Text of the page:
This will be a master resource you both can refer to in setting new goals, recovering from missteps, and gathering motivation to overcome obstacles (e.g. plateaus). We can also help clients expand their concept of success by talking about the inherent power of living through their strengths.
What the Client Can Do in Between Sessions
Food journals, exercise logs, motivation albums, vision boards…these are all tools many coaches apply in their work with clients to respectively cultivate awareness of behaviors and to celebrate/envision progress along the way.
A strengths journal, however, is a less common, but powerful option to consider—particularly with clients who struggle with defeatism or whose goals are substantial enough challenges to require a long-term commitment. Ask clients to maintain their own master list of strengths as you’ve discussed them at the beginning of your coaching collaboration. Guide them to record their self-observations in a notebook or an e-file devoted to your health coaching endeavor. Specifically, ask that they review their strengths each week (if not each day!), and to answer the following question related to a few of their strengths: “How have I shown/employed (a particular strength) in my healthy choices this week?”
What We Can Do During Each Session
Ask clients to share how they engaged their strengths that week (or however long it’s been since your last check-in). Spend time talking about the difference their strengths are making at this stage in their adherence to, enjoyment of, and progress toward their health endeavors.
Throughout the session, we can point out existing or evolving strengths that we witness in their attitudes or practices. In doing so, we encourage them to appreciate the small (or substantial) shifts they are making. Further, we model a lens of positive self-concept for clients, which can help those who chronically believe they always fall short.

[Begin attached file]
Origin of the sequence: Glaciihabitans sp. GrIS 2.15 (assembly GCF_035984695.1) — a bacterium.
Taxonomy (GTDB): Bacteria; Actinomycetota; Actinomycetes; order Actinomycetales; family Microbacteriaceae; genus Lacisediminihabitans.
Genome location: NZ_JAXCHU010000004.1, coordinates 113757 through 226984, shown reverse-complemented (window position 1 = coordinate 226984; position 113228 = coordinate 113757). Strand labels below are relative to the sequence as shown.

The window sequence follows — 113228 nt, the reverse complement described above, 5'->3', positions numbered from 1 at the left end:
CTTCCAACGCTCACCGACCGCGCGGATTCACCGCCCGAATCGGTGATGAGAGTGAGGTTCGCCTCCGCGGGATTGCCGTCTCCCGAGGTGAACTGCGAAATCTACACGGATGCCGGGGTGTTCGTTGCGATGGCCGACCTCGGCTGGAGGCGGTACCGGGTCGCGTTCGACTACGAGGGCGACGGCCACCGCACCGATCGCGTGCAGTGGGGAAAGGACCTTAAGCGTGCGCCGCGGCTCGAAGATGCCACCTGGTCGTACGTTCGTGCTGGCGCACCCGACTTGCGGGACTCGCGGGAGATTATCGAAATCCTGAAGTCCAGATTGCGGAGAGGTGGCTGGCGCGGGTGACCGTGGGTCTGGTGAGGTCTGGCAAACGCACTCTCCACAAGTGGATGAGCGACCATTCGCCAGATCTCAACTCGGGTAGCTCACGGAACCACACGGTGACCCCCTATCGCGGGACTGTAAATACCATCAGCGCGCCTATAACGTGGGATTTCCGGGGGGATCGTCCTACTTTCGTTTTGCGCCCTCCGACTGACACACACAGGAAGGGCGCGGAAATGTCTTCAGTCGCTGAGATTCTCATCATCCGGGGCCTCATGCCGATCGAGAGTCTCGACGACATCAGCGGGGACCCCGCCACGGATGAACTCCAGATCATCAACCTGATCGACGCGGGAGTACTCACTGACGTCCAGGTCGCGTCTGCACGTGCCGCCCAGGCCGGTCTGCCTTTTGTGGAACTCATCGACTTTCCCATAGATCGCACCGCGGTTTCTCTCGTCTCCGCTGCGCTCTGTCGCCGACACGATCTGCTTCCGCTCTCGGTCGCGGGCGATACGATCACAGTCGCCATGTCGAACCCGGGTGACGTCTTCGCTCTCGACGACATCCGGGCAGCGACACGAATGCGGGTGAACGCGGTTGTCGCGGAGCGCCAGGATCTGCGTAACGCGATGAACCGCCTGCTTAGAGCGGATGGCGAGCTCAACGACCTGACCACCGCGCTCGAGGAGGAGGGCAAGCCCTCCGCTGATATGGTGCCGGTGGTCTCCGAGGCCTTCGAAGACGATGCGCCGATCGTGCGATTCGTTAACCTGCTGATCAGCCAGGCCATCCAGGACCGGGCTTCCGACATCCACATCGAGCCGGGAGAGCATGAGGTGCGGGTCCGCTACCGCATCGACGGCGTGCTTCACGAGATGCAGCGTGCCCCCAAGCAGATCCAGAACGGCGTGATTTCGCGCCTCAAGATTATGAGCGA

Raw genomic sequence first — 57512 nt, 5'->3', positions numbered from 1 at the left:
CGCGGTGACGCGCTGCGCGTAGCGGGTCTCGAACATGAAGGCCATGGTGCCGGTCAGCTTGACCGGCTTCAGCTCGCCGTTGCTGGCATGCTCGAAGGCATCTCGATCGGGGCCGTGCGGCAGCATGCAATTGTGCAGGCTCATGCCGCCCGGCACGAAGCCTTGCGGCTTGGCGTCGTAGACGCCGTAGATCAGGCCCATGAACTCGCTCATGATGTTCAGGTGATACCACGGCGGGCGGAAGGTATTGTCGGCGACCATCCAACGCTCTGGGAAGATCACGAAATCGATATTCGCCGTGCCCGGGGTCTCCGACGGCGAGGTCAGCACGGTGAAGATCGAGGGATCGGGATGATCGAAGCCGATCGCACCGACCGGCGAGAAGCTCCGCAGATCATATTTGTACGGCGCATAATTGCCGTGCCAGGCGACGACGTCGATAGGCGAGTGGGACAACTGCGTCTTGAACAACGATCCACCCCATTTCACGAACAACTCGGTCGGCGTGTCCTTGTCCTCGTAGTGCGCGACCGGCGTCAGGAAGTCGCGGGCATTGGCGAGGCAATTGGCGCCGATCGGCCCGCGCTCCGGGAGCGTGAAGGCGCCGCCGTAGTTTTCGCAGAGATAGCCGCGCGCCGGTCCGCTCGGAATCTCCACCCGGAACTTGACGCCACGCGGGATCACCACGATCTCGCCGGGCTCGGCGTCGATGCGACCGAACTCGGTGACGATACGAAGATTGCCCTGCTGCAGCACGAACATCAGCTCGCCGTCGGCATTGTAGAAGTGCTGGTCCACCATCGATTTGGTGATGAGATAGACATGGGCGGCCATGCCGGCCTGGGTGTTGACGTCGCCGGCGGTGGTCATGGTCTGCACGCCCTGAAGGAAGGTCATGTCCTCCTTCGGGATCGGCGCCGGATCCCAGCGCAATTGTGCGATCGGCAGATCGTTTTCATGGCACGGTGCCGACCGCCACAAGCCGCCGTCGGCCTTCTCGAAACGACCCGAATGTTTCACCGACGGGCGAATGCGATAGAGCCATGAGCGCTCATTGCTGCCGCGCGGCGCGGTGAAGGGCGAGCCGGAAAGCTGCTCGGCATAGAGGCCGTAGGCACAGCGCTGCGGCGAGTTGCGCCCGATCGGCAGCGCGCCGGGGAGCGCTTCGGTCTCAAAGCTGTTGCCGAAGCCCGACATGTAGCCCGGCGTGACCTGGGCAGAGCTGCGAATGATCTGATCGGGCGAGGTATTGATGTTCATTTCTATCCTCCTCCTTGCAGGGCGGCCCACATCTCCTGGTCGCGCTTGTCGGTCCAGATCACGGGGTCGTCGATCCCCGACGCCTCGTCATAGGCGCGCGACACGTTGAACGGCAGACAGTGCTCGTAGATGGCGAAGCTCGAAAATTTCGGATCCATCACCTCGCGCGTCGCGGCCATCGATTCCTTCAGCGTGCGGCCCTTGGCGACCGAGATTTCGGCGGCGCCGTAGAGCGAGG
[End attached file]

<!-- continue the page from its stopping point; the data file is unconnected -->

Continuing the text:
What We Can Do Throughout the Coaching Relationship
Contrary to the common assumption that strengths are more or less “fixed,” you and your client can consciously follow the evolution of his/her strengths over time. Some on that initial master list will solidify or deepen further. Other, entirely new strengths will reveal themselves.
Finally, even some beginning perceived “weaknesses” may over time shift in such a way to become some of your client’s greatest assets. A love of food can spur a client to develop impressive healthy cooking skills. A tight schedule can become a competitive catalyst for embracing intensively efficient workout modes. A stubbornness regarding routine can morph into an asset when they get over the initial hump of change and now feel committed to their new (healthier) regimen.
Celebrate each of these shifts with your clients, and appreciate the empowerment that comes from fully owning one’s process—respecting both the external behaviors and the internal attitudes that guide and strengthen it.